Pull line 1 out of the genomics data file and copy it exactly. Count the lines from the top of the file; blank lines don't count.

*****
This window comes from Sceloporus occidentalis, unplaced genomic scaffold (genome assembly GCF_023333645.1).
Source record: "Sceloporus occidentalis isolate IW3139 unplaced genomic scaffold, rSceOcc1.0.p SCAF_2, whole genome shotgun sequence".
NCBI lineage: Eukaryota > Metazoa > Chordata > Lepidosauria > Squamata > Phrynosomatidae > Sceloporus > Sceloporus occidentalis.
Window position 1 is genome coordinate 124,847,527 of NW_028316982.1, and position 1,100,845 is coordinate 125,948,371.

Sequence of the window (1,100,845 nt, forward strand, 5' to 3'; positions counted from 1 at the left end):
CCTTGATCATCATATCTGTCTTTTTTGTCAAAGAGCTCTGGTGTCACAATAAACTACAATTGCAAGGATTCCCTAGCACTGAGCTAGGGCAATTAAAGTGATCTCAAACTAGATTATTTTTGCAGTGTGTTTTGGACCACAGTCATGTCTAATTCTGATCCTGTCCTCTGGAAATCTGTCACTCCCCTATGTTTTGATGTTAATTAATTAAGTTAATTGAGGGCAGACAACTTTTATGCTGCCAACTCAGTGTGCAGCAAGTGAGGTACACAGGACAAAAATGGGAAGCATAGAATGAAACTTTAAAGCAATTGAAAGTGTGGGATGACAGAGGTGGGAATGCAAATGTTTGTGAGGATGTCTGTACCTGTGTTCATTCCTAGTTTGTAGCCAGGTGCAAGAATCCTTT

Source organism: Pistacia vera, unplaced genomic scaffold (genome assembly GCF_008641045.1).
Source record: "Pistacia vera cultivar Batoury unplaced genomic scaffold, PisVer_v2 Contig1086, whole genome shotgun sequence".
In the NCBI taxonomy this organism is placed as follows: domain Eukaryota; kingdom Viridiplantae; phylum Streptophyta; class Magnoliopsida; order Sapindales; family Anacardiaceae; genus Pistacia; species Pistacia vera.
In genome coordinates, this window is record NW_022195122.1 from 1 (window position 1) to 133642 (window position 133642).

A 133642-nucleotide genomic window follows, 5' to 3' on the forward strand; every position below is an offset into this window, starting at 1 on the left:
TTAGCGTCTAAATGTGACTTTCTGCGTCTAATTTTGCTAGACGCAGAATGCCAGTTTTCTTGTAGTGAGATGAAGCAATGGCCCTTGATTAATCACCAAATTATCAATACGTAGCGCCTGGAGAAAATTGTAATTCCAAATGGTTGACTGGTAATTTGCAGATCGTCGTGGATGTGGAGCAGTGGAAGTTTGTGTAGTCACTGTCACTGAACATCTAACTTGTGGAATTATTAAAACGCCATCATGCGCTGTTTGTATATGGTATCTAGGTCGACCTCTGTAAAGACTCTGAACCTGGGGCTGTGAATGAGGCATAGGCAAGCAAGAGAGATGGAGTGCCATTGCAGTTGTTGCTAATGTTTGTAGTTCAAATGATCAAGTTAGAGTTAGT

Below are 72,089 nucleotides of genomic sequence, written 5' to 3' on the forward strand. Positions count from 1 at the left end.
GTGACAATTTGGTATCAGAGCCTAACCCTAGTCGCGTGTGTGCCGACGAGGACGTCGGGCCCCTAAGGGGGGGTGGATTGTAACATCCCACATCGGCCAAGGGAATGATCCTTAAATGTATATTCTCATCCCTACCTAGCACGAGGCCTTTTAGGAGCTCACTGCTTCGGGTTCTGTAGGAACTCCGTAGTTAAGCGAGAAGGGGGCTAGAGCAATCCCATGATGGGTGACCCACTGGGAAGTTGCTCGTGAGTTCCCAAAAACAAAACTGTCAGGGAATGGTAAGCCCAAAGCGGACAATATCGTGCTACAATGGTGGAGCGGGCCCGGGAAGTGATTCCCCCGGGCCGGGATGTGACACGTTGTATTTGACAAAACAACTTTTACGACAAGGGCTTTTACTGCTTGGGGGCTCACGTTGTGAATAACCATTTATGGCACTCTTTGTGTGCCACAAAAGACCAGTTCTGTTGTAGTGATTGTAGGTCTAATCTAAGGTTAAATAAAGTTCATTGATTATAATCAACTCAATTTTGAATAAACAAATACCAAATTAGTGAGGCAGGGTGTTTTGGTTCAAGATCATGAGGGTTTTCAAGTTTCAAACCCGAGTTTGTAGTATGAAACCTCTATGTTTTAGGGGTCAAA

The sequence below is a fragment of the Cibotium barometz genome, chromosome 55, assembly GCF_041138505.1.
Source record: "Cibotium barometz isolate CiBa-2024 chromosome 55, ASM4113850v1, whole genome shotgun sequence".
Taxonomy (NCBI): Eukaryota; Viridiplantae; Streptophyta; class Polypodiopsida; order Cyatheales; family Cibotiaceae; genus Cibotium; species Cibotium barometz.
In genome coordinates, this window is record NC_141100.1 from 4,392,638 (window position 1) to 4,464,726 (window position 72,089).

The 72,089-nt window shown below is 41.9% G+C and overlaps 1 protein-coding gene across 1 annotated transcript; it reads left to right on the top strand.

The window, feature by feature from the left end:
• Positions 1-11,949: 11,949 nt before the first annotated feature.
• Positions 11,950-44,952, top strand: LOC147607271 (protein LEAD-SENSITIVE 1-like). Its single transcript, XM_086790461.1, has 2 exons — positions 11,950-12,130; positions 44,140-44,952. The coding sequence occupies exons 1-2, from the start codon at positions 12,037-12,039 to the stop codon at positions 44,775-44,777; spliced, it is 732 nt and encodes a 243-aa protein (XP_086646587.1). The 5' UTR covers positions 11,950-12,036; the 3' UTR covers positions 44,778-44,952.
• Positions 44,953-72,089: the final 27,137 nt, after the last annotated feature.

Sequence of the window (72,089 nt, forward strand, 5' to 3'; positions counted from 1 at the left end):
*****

This window comes from Sceloporus occidentalis, unplaced genomic scaffold (genome assembly GCF_023333645.1).